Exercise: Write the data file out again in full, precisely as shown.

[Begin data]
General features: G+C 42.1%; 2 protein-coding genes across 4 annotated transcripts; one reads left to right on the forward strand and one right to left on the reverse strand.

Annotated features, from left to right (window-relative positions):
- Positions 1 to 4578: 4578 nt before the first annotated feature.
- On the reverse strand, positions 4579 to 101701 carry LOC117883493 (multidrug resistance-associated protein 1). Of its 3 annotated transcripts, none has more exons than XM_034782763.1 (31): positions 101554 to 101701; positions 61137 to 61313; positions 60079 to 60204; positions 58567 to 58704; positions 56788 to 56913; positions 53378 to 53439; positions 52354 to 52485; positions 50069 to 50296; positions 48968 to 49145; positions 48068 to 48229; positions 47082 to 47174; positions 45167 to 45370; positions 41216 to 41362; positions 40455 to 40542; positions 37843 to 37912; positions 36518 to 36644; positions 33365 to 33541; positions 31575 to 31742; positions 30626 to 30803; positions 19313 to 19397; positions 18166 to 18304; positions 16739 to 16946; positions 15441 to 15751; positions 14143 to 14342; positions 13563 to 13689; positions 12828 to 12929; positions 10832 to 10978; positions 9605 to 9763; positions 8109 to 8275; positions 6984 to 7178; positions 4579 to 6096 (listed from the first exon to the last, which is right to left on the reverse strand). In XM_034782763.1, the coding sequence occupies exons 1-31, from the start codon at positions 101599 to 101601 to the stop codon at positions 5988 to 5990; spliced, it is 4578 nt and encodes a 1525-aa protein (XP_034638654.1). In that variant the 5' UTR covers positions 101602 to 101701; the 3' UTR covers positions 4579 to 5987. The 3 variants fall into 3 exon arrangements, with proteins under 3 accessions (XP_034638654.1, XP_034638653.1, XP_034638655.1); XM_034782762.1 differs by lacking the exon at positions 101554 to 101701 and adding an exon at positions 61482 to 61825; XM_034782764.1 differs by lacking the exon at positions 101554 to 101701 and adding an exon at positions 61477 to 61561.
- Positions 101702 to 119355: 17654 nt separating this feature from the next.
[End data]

General features: G+C 42.1%; 2 protein-coding genes across 4 annotated transcripts; one reads left to right on the forward strand and one right to left on the reverse strand.

Annotated features, from left to right (window-relative positions):
- Positions 1 to 4578: 4578 nt before the first annotated feature.
- On the reverse strand, positions 4579 to 101701 carry LOC117883493 (multidrug resistance-associated protein 1). Of its 3 annotated transcripts, none has more exons than XM_034782763.1 (31): positions 101554 to 101701; positions 61137 to 61313; positions 60079 to 60204; positions 58567 to 58704; positions 56788 to 56913; positions 53378 to 53439; positions 52354 to 52485; positions 50069 to 50296; positions 48968 to 49145; positions 48068 to 48229; positions 47082 to 47174; positions 45167 to 45370; positions 41216 to 41362; positions 40455 to 40542; positions 37843 to 37912; positions 36518 to 36644; positions 33365 to 33541; positions 31575 to 31742; positions 30626 to 30803; positions 19313 to 19397; positions 18166 to 18304; positions 16739 to 16946; positions 15441 to 15751; positions 14143 to 14342; positions 13563 to 13689; positions 12828 to 12929; positions 10832 to 10978; positions 9605 to 9763; positions 8109 to 8275; positions 6984 to 7178; positions 4579 to 6096 (listed from the first exon to the last, which is right to left on the reverse strand). In XM_034782763.1, the coding sequence occupies exons 1-31, from the start codon at positions 101599 to 101601 to the stop codon at positions 5988 to 5990; spliced, it is 4578 nt and encodes a 1525-aa protein (XP_034638654.1). In that variant the 5' UTR covers positions 101602 to 101701; the 3' UTR covers positions 4579 to 5987. The 3 variants fall into 3 exon arrangements, with proteins under 3 accessions (XP_034638654.1, XP_034638653.1, XP_034638655.1); XM_034782762.1 differs by lacking the exon at positions 101554 to 101701 and adding an exon at positions 61482 to 61825; XM_034782764.1 differs by lacking the exon at positions 101554 to 101701 and adding an exon at positions 61477 to 61561.
- Positions 101702 to 119355: 17654 nt separating this feature from the next.